|Air Force Fact Sheets|
|Air Force Reserve Command|
The Air Force Reserve Command, with headquarters at Robins Air Force Base, Ga., became a major command of the Air Force on Feb. 17, 1997, as a result of Title XII, Reserve Forces Revitalization, in Public Law 104-201. Previously, the Air Force Reserve was a field operating agency established April 14, 1948.
The Air Force Reserve Command (AFRC) supports the Air Force mission to defend the United States through control and exploitation of air and space by providing global reach and global power. The AFRC plays an integral role in the day-to-day Air Force mission and is not a force held in reserve for possible war or contingency operations.
AFRC has 37 flying wings equipped with their own aircraft and seven associate units that share aircraft with an active-duty unit. Two space operations squadrons share satellite control mission with the active force. There also are more than 620 mission support units in the AFRC, equipped and trained to provide a wide range of services, including medical and aeromedical evacuation, aerial port, civil engineer, security police, intelligence, communications, mobility support, logistics and transportation operations, among others.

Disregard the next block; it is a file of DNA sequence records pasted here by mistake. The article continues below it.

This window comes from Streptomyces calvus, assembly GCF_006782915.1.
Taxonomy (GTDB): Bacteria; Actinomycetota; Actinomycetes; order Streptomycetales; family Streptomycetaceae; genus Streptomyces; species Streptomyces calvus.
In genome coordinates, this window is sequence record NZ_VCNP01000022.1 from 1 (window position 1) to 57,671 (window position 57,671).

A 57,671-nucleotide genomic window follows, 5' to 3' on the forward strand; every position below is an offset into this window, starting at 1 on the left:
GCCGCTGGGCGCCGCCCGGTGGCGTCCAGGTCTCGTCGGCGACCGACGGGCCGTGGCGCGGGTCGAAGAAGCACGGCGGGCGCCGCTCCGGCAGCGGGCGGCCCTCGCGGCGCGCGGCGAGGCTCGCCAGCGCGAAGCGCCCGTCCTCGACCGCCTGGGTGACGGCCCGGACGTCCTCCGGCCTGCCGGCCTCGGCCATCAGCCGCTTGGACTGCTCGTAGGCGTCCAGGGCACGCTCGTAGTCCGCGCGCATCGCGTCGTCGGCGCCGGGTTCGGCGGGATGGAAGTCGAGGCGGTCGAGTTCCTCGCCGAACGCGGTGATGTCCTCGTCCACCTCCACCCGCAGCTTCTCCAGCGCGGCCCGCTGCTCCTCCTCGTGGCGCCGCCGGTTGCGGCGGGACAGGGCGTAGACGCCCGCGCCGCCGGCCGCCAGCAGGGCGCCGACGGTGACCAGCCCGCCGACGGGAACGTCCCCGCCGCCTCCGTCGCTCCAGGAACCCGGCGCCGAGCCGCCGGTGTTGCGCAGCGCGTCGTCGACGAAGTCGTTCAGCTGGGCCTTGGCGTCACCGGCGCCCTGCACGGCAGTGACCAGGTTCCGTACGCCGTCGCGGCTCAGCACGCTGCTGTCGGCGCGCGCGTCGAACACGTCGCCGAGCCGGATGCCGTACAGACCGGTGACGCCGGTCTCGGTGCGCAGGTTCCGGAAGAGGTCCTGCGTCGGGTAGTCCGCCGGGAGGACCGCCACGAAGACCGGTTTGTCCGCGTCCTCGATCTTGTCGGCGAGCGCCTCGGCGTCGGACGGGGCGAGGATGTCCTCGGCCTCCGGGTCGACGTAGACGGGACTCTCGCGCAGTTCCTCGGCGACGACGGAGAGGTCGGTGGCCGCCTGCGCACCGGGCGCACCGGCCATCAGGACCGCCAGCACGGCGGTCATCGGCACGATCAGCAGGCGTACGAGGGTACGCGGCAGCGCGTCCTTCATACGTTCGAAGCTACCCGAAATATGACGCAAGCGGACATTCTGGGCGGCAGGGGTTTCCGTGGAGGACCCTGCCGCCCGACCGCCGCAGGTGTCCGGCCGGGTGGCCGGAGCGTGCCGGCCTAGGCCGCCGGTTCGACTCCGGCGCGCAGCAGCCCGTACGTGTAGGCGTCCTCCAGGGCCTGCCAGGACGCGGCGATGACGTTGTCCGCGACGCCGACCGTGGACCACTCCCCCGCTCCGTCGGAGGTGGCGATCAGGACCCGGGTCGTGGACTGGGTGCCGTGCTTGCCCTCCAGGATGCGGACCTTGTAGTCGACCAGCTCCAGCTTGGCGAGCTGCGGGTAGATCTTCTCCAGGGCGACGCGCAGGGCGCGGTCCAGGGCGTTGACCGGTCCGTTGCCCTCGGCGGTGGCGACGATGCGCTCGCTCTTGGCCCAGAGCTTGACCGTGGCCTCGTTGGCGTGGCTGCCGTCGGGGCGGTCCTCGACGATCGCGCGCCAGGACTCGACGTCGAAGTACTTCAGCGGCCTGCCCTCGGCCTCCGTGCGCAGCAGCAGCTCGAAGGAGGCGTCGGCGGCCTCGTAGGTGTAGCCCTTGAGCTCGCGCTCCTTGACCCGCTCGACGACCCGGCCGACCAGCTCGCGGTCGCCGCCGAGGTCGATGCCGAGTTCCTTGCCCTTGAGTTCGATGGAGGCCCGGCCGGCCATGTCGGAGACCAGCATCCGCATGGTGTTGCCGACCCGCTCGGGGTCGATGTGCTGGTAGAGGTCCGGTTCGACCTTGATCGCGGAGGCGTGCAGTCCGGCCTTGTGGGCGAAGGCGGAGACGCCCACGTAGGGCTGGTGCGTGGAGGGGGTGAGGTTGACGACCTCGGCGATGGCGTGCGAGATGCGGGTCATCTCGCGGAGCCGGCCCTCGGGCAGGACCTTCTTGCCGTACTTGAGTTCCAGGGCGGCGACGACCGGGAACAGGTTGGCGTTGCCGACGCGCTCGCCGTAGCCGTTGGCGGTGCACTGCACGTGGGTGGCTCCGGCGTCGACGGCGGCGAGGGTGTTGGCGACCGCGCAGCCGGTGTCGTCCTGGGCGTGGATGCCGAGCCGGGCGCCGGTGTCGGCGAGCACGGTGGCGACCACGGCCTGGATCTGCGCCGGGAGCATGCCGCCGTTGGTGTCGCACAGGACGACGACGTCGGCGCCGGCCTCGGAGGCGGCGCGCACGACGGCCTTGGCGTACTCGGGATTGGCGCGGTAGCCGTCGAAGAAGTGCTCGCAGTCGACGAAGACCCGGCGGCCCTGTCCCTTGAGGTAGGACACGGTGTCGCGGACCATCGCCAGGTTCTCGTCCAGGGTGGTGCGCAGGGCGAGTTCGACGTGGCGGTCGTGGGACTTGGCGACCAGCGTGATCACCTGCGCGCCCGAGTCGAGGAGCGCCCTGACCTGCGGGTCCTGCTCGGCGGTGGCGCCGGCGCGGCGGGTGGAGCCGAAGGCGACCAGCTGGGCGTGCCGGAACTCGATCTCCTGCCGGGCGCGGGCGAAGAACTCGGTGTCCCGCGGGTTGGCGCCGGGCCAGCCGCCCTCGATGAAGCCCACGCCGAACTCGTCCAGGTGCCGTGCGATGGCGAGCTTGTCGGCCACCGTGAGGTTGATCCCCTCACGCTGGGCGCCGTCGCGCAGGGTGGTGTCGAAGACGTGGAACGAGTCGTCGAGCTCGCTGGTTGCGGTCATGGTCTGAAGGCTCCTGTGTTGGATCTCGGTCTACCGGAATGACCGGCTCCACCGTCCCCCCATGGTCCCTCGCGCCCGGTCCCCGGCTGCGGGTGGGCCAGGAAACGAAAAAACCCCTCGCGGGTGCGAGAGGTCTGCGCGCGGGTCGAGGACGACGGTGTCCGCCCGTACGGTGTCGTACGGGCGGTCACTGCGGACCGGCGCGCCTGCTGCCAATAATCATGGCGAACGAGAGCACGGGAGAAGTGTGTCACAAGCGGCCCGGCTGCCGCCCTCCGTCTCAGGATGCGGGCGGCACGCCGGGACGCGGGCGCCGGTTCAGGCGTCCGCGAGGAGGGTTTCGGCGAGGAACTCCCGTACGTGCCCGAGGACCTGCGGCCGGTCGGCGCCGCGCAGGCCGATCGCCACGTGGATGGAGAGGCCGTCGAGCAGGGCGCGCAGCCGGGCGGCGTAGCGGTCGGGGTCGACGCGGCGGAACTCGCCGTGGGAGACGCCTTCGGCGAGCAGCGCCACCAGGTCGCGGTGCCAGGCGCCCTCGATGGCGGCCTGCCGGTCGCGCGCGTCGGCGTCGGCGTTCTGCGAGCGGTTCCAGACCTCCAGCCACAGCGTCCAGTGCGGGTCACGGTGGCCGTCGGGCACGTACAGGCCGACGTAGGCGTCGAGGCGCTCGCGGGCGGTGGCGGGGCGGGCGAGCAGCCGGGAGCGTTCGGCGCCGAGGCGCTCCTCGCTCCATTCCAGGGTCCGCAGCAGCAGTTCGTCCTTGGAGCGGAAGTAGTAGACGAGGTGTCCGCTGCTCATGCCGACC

AFRC has more than 440 aircraft assigned to it. The inventory includes the latest, most capable models of the F-16, O/A-10, C-5, C-141, C-130, MC-130, MC-130P, KC-135, B-52 and MH-60. On any given day, 99 percent of these aircraft are mission-ready and able to deploy within 72 hours. Air Combat Command, Air Mobility Command and Air Force Special Operations Command would gain these aircraft and support personnel if mobilized. These aircraft and their crews are immediately deployable without need for additional training.
Office of the Air Force Reserve
Headquarters Air Force Reserve Command
Fourth Air Force at March Air Reserve Base, Calif.; 10th Air Force at Naval Air Station Joint Reserve Base, Fort Worth, Texas, and 22nd Air Force at Dobbins Air Reserve Base, Ga., report to Headquarters AFRC. They act as operational headquarters for their subordinate units, providing operational, logistical and safety support, and regional support for geographically separated units.
Air Reserve Personnel Center